Academics argue WHO’s ‘gaming disorder’ is arbitrary, criticize lack of evidentiary transparency
Researchers and self-regulatory bodies are continuing their denouncement of the World Health Organization’s plan to classify “gaming addiction” as a “gaming disorder.” The Entertainment Software Association sent ’round a press release this past week rattling off trade groups in the US, Canada, Europe, Brazil, Korea, South Africa, Australia and New Zealand, all of which stand in opposition to the plan – as you’d expect.
The more interesting part of the PR is the ESA’s promotion of an independent paper – not one the ESA or the trade bodies financially sponsored, mind you – written by three dozen academics from around the globe urging the WHO to “postpone the formalization” of the disorder.
A weak scientific basis for gaming disorder: Let us err on the side of caution by Antonius van Rooij et al. is still in pre-print before it releases in the Journal of Behavioral Addictions, but you can grab the draft and its abstract right now if you’re curious. The authors acknowledge that there may be merit in the “gaming disorder” argument and indeed there may be social benefit in recognizing it but that there exists insufficient high-quality research undergirding the WHO’s conclusions.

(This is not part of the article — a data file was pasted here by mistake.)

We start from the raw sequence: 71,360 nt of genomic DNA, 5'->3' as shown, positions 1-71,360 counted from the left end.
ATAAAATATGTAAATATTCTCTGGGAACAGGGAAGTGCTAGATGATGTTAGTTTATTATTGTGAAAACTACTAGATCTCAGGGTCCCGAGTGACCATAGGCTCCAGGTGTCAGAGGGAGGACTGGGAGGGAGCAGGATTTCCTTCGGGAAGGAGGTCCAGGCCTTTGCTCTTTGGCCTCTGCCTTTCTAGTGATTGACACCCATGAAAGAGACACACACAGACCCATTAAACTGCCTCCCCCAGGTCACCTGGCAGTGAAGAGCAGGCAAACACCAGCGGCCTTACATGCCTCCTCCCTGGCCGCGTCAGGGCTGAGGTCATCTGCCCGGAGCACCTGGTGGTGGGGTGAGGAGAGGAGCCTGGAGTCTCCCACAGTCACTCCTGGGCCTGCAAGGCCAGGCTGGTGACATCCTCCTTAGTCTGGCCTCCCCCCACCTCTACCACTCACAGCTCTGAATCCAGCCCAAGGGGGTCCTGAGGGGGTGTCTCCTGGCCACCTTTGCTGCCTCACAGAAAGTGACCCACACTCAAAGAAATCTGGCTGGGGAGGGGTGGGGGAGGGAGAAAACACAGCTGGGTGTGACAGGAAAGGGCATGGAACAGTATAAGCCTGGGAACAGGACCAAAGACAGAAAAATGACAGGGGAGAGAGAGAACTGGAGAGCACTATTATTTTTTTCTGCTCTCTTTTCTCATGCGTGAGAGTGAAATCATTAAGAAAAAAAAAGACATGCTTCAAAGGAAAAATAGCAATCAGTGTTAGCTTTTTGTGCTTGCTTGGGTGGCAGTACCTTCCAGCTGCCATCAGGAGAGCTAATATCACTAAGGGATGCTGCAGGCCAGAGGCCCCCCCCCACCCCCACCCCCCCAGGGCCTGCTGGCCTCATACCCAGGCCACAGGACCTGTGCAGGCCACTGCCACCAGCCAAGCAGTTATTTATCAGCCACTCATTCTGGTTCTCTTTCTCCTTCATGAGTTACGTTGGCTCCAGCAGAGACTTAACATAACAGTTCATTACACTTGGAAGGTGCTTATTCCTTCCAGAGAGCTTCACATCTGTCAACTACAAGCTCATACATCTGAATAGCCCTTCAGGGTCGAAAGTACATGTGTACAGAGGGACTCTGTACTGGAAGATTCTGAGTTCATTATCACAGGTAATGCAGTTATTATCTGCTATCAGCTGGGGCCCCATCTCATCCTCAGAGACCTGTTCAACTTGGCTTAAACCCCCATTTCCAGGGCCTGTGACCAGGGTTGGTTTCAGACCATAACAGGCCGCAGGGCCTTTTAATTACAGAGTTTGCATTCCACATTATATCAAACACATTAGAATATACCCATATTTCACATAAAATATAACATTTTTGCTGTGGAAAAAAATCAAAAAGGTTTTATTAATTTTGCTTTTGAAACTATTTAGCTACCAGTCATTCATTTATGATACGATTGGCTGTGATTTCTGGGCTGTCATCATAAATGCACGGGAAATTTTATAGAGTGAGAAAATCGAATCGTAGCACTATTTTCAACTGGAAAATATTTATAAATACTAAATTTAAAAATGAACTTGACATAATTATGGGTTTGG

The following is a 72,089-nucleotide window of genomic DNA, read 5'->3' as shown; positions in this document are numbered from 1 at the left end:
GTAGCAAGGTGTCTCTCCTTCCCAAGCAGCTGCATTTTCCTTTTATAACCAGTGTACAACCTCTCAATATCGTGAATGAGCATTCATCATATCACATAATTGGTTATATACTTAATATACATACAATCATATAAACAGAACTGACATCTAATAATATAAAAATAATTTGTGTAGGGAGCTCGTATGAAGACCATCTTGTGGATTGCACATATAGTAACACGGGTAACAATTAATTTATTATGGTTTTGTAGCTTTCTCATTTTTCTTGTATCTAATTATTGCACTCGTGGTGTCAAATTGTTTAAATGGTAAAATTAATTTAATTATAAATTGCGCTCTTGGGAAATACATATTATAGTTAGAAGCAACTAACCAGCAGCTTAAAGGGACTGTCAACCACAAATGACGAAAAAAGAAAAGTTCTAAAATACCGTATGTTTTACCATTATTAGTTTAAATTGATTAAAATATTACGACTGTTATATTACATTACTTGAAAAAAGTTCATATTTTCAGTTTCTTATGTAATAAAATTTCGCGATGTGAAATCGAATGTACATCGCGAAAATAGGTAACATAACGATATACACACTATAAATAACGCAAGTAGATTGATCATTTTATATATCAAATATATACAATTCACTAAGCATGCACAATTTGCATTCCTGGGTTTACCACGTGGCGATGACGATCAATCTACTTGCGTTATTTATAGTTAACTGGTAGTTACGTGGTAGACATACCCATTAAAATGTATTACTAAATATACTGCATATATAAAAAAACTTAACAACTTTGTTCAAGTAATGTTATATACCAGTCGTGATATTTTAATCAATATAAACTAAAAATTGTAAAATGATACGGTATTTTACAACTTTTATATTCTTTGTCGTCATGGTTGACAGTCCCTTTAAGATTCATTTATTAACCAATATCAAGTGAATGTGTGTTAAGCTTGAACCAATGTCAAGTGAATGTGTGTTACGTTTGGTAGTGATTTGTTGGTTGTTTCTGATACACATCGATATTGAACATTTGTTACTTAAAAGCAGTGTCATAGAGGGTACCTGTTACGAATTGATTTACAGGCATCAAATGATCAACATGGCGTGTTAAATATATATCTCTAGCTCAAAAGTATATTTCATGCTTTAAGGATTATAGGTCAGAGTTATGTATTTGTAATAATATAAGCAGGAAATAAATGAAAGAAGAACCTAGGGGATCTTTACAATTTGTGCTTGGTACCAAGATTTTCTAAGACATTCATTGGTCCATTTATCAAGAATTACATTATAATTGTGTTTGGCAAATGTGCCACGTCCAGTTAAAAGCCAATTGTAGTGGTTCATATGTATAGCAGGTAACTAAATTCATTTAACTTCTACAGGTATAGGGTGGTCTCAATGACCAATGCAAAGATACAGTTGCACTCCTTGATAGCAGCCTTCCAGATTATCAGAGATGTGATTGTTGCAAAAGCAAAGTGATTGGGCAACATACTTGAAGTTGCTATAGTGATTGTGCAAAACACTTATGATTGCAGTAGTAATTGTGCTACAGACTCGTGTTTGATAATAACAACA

The researchers lay out suggestions for research constructs; point out that even academics still do not agree on what exactly constitutes gaming disorder, never mind clinicians; note the likelihood of sparking “moral panic” and stigmatizing games unduly; and request a “rationale for focusing on gaming in particular versus a more general behavioral addictions concept.”
“A behavioral addiction definition focused purely on video games is on its face arbitrary. A convincing rationale for focusing on gaming, rather than the myriad of other activities one might overdo, is lacking. We acknowledge that some individuals may overdo gaming, just as they may overdo social media, work, or sex, or tan to excess, or, indeed, dance. […] Yet, only gaming disorder has been proposed for ICD-11 inclusion, with no formal or transparent review of the evidence quality for any of the various addictions.”